Physics majors practice presentations

For years we’ve been working to give our physics majors opportunities to improve their presentation skills. We do a lot of oral exams but we also want our students to do well in more formal settings. We have a junior/senior seminar that the students take for 4 semesters, and they have to present in three of them. For their first one (fall of their junior year typically) we don’t want them to stress out over physics content so, assuming they don’t have a research project to report on, we tell them to give us a short presentation on a general physics concept that they understand well. This post is my thinking on how to improve that.

Typically students pick something like a projectile problem and they present it kind of like a mix between an oral exam and a mock teaching situation. The former is weird because it’s usually a really easy problem (for juniors) and the latter is problematic because that kind of presentation tends not to be how we’d choose to teach the material (no interactivity, for example). Normally we end with some token physics criticism/question but them concentrate on suggestions for how they could present better.

My biggest problem with this setup is how fake it is. It’s not the type of presentation they’ll likely be giving in the future. Then they’d much more likely be talking about a data-driven decision or conclusion they’ve reached. They likely wouldn’t be defending their understanding of a simple concept and they certainly shouldn’t be teaching like that (mostly dark room, only one person talking, etc).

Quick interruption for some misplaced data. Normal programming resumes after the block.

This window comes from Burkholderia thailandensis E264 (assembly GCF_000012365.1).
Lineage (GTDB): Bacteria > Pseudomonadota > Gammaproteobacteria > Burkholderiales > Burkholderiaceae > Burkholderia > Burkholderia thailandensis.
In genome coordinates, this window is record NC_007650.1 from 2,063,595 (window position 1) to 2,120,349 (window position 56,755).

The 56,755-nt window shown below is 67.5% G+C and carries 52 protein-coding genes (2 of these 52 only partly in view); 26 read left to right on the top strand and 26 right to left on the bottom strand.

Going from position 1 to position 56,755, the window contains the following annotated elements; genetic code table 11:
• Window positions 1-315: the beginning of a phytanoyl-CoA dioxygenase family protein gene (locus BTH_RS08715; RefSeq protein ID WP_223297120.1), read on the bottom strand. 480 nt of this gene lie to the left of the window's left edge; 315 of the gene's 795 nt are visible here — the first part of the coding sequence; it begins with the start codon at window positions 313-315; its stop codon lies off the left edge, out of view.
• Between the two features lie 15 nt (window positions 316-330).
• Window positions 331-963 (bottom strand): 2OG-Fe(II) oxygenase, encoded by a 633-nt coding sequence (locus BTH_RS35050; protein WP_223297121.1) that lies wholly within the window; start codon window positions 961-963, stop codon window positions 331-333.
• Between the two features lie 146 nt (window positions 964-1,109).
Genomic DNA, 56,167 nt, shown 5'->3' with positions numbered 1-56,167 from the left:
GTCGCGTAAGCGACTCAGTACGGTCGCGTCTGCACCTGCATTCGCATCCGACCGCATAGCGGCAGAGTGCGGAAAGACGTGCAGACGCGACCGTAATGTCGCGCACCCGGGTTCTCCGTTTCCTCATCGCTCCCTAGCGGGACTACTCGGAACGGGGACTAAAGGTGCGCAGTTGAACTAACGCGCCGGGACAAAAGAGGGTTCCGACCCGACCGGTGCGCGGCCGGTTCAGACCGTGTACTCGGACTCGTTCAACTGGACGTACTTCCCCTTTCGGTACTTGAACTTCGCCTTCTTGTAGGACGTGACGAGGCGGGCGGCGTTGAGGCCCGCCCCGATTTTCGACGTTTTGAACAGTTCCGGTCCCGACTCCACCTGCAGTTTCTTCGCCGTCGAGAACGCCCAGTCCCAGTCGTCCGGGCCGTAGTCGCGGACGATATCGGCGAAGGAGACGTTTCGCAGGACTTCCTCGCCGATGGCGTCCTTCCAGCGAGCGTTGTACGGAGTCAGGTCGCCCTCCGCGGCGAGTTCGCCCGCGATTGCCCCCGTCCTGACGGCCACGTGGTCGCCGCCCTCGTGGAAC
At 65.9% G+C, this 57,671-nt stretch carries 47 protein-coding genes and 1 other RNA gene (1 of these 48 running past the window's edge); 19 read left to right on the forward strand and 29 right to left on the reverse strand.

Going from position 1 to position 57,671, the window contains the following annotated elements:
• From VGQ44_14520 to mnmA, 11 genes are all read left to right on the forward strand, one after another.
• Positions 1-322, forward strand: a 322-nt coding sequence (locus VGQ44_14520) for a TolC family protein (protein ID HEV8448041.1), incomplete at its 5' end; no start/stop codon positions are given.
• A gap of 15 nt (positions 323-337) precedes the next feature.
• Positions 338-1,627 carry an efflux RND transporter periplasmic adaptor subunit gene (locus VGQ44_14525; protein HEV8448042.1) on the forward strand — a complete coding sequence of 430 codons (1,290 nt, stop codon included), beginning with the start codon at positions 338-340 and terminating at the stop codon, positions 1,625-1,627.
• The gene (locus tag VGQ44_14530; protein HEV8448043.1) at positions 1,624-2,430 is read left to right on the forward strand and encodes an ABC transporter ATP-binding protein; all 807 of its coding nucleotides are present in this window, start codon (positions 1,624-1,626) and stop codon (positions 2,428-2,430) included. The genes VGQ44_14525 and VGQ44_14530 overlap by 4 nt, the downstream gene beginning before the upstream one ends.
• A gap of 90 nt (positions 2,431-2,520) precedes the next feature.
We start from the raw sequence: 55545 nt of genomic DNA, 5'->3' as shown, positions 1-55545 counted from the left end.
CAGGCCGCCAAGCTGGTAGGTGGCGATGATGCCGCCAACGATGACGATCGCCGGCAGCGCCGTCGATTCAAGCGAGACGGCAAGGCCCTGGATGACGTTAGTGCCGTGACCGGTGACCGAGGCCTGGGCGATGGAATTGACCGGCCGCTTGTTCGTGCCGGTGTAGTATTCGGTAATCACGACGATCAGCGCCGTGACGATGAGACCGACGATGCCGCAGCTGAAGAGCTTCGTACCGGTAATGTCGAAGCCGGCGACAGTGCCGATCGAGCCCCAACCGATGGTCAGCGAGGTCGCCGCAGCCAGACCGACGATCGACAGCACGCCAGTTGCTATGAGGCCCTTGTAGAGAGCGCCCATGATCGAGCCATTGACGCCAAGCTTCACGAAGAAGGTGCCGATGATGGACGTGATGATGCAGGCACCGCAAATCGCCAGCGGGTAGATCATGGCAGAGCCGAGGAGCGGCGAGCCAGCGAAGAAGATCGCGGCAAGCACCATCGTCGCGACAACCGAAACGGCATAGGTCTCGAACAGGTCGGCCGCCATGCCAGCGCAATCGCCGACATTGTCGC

So my current idea is to have them still have a pretty safe and easy thing to prepare but to have it be much more in the spirit of the types of presentations we’d like to see from them. I thought it might be cool if they could present their data from a lab they’ve already done. It might be a simple lab from general physics or something, so likely none of us would be surprised by the outcome, but they could be asked to approach it as trying to convince someone of the conclusions they’ve drawn. We could then really help them focus on what aspects of the presentation need focus (well done data plots, clear explanation of any theory necessary, etc). We still might make minor physics criticisms or questions but we could focus on the presentation skills we really care about.

I figure we could ask students in their first one or two physics classes to pick the lab write up they are most proud of and we could keep it for them to hand back when their juniors. We could do that early in the semester so they could have time to get their presentations ready.

Your thoughts? Here are some starters for you:

  • I’m in this class and I like this plan a lot, here’s why . . .
  • I’m in this class and this is a stupid plan, here’s why . . .
  • Why not force them to do an actual experiment? You act like it’s only worth 0.5 credits or something.
  • Would this work for the labs that are more along the lines of verification labs (“yep, I get 9.8 m/s/s”)?
  • Why have them pick their best one? Maybe the lab instructor should pick it
  • Maybe you could make sure that no two students do the same lab. Here’s how I’d set that up . . .
  • I like presentations based on ________ better, here’s why . . .
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About Andy "SuperFly" Rundquist